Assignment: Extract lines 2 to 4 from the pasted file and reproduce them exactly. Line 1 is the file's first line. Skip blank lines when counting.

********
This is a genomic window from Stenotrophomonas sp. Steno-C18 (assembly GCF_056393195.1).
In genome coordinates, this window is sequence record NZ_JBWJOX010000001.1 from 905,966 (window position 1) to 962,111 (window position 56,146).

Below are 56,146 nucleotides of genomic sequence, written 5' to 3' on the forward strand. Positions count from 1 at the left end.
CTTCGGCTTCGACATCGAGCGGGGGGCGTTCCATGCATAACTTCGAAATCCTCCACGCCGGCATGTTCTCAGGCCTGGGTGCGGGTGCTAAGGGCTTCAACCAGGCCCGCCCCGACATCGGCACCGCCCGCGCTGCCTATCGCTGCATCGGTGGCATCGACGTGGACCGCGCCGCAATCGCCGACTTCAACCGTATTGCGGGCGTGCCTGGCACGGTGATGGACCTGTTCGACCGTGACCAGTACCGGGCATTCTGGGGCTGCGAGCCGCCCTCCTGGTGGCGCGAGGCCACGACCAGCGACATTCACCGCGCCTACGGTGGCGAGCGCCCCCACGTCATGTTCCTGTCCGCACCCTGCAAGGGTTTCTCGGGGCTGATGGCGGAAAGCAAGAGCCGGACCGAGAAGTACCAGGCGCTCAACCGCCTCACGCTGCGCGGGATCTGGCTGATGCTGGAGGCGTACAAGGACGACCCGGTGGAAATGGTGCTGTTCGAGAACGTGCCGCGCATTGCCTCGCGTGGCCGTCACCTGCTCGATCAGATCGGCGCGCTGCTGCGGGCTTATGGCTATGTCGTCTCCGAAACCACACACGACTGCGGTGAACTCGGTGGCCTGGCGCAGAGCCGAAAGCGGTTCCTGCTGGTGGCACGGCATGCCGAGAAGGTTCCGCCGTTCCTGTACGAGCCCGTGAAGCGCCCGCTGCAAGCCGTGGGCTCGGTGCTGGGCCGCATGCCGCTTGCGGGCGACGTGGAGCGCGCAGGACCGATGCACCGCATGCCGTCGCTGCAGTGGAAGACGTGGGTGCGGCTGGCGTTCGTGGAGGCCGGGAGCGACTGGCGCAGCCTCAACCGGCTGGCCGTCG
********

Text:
In genome coordinates, this window is sequence record NZ_JBWJOX010000001.1 from 905,966 (window position 1) to 962,111 (window position 56,146).

Below are 56,146 nucleotides of genomic sequence, written 5' to 3' on the forward strand. Positions count from 1 at the left end.
CTTCGGCTTCGACATCGAGCGGGGGGCGTTCCATGCATAACTTCGAAATCCTCCACGCCGGCATGTTCTCAGGCCTGGGTGCGGGTGCTAAGGGCTTCAACCAGGCCCGCCCCGACATCGGCACCGCCCGCGCTGCCTATCGCTGCATCGGTGGCATCGACGTGGACCGCGCCGCAATCGCCGACTTCAACCGTATTGCGGGCGTGCCTGGCACGGTGATGGACCTGTTCGACCGTGACCAGTACCGGGCATTCTGGGGCTGCGAGCCGCCCTCCTGGTGGCGCGAGGCCACGACCAGCGACATTCACCGCGCCTACGGTGGCGAGCGCCCCCACGTCATGTTCCTGTCCGCACCCTGCAAGGGTTTCTCGGGGCTGATGGCGGAAAGCAAGAGCCGGACCGAGAAGTACCAGGCGCTCAACCGCCTCACGCTGCGCGGGATCTGGCTGATGCTGGAGGCGTACAAGGACGACCCGGTGGAAATGGTGCTGTTCGAGAACGTGCCGCGCATTGCCTCGCGTGGCCGTCACCTGCTCGATCAGATCGGCGCGCTGCTGCGGGCTTATGGCTATGTCGTCTCCGAAACCACACACGACTGCGGTGAACTCGGTGGCCTGGCGCAGAGCCGAAAGCGGTTCCTGCTGGTGGCACGGCATGCCGAGAAGGTTCCGCCGTTCCTGTACGAGCCCGTGAAGCGCCCGCTGCAAGCCGTGGGCTCGGTGCTGGGCCGCATGCCGCTTGCGGGCGACGTGGAGCGCGCAGGACCGATGCACCGCATGCCGTCGCTGCAGTGGAAGACGTGGGTGCGGCTGGCGTTCGTGGAGGCCGGGAGCGACTGGCGCAGCCTCAACCGGCTGGCCGTCG